It was like throwing a fishing line in a big ocean and hoping to catch a very specific shark.
“Hi, Philip. This is Nancy Lazarus calling. I just read an article of yours. I am the founder of Achalasia Awareness. I would absolutely love to talk to you. I am a die hard Achalasia advocate and I would absolutely love to talk to you, okay.”
This was the voicemail I received on March 8, 2017. Since my Inc. article had been published I had over 50 messages from friends, family and strangers. All were positive, kind, loving and heartfelt (Still to this day, people are reaching out to me over the article and I’m blown away by the support. It motivates me to fight harder and I also greatly appreciate that people aren’t afraid to ask me about it. I guess writing a national article gives others permission to inquire about my health and I love that).
When I originally wrote the Inc. article my outcome was to get exposure to my rare disease — to take control of Achalasia by seeking help. It was like throwing a fishing line in a big ocean and hoping to catch a very specific shark. Nothing was going to change unless I was willing to cast the line into the water. While I was grateful for the kind words and concern of family and friends, I wanted outsiders to read it, spread it, and hopefully someone somewhere would find it and reach out.
Still, after receiving the voicemail from Nancy, I was initially hesitant to call her back. A big human flaw of mine is being suspicious of other people’s motives — instead of seeing Nancy as a kind soul who was reaching out to help, I was apprehensive. I wanted help from strangers but was reluctant to accept the potential help of this stranger. What a contradiction. But I quickly forced myself to turn it around and identified that my instincts are sometimes terribly wrong.
So after a few days I reached out to Nancy and we began talking. She had suffered from Achalasia for many years and created the Achalasia Awareness Organization to serve as a resource for those that suffer from the disease.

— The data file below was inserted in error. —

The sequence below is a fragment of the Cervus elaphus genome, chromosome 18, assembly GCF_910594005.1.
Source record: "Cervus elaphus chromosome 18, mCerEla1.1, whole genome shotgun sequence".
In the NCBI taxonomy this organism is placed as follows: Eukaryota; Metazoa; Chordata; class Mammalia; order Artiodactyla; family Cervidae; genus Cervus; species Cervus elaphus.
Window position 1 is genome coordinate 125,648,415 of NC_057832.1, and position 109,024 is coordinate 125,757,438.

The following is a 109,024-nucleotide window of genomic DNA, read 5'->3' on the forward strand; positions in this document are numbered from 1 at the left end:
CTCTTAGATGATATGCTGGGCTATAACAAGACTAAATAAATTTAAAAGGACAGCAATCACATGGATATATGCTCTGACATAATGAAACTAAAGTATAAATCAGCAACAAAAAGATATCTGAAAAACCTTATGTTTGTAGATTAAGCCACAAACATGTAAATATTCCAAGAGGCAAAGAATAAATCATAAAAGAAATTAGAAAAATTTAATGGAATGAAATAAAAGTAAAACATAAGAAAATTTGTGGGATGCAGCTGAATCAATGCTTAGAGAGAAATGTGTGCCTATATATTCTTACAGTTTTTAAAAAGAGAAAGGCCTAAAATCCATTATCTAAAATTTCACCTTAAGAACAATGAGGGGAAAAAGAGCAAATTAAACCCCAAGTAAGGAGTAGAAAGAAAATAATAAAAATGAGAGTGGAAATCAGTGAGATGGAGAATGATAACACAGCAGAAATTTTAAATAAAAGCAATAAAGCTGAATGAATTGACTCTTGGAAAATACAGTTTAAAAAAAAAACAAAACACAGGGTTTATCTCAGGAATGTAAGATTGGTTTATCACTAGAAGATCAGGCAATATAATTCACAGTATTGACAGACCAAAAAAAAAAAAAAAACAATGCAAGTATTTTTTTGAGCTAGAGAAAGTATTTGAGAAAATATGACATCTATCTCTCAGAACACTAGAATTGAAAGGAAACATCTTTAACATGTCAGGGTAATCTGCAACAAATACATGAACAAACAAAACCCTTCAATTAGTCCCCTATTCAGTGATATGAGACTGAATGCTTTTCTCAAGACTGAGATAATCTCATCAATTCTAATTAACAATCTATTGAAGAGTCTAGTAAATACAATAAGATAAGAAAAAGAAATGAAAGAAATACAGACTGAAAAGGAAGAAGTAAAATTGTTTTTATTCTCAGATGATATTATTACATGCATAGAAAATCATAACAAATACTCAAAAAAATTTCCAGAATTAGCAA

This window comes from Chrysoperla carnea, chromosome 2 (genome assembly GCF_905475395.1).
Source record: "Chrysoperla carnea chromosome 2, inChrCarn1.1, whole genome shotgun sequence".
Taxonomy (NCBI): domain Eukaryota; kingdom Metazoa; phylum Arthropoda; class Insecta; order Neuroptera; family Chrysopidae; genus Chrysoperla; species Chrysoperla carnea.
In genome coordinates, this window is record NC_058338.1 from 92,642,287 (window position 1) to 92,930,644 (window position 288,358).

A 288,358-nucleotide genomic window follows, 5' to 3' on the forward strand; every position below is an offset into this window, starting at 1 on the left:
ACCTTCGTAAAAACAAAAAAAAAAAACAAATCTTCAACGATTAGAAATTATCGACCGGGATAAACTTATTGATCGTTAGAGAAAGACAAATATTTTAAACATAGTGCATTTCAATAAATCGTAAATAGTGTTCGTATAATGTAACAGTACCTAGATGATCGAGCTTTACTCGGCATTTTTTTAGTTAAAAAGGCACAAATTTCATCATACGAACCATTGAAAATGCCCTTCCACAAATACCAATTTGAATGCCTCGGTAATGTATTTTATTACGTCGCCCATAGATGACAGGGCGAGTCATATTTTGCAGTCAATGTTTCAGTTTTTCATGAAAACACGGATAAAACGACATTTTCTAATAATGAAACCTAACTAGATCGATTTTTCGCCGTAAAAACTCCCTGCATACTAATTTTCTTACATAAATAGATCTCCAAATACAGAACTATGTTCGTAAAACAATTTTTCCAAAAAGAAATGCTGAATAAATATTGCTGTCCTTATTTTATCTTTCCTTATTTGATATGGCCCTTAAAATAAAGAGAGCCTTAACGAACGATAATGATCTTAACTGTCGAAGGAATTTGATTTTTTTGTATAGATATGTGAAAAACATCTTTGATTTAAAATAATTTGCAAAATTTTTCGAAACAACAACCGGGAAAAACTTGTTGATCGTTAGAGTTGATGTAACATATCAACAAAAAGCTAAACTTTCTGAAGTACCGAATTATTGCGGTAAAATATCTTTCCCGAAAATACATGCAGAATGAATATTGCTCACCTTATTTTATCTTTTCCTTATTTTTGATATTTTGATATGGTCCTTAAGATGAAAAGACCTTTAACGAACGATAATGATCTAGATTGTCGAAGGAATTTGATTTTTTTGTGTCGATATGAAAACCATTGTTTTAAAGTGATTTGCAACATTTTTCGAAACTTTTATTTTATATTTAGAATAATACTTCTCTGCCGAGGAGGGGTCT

I’m so glad I reached out to Nancy too. She was kind, funny and caring — and I instantly liked her. We began our conversation by telling war stories of our many surgeries, the painful effects of the disease on every day life and our quest to cure and incurable disease. There was an instant bond.
The stem cell path I was pursuing was interesting to her — so much so, she offered to reach out to her best medical contacts — Achalasia specialists from The Cleveland Clinic, Stanford University and her esophageal doctors in Los Angeles. We hung up and planned to talk again the following week. I had no expectation after the call, but I did think, maybe this will help — maybe Nancy will be a lifeline for me.
The following week, Nancy and I reconnected and she had some interesting information. The specialists she spoke with, all recommended we talk to a doctor at Johns Hopkins who is considered foremost researcher in the country on Achalasia — Jay Pasricha (a doctor I never knew or heard of when I was a patient at Johns Hopkins from 2012–2014).
Nancy’s determination led her to speak with Dr. Pasricha within a few days. She explained my case and my pursuit for a cure with stem cell treatments overseas. Dr. Pasricha explained that he had worked on this issue for decades and was convinced a cure was possible within five years.
Nancy called me immediately and shared the news and a week later I was on the phone with Dr. Pasricha. My conversation was fascinating because for the first time, I felt like I was peeling an Achalasia onion, not just trying to take a massive bite out of it. I was now learning more about the disease, the good and bad of my own situation, and the outlook of the disease for the future.
It definitely wasn’t all roses for me either. While Dr. Pasricha believed a cure was in the future — and was encouraged that stem cells treatments could be the answer — he wasn’t so sure about my situation. My history wasn’t tenable — three major surgeries where doctors sliced the esophageal muscle up and down. My esophageal muscles looked like an upside down pom-pom– if I can be even more hyperbolic, the muscle was shredded and covered with scar tissue.
Pasricha’s concern was that I may be “too far gone” and that Achalasia patients who were free of any surgeries would be the best candidates for a cure. He believed clinical trials and tests for a cure were coming in the future. Yet, I may not be eligible due to the damage inside my esophagus from past surgeries.
I asked Dr. Pasricha to at least consider me as a patient. He agreed but suggested I push the pause button on any type of overseas stem cell treatments (that weren’t FDA approved) and come under his care as he worked through my case. I agreed.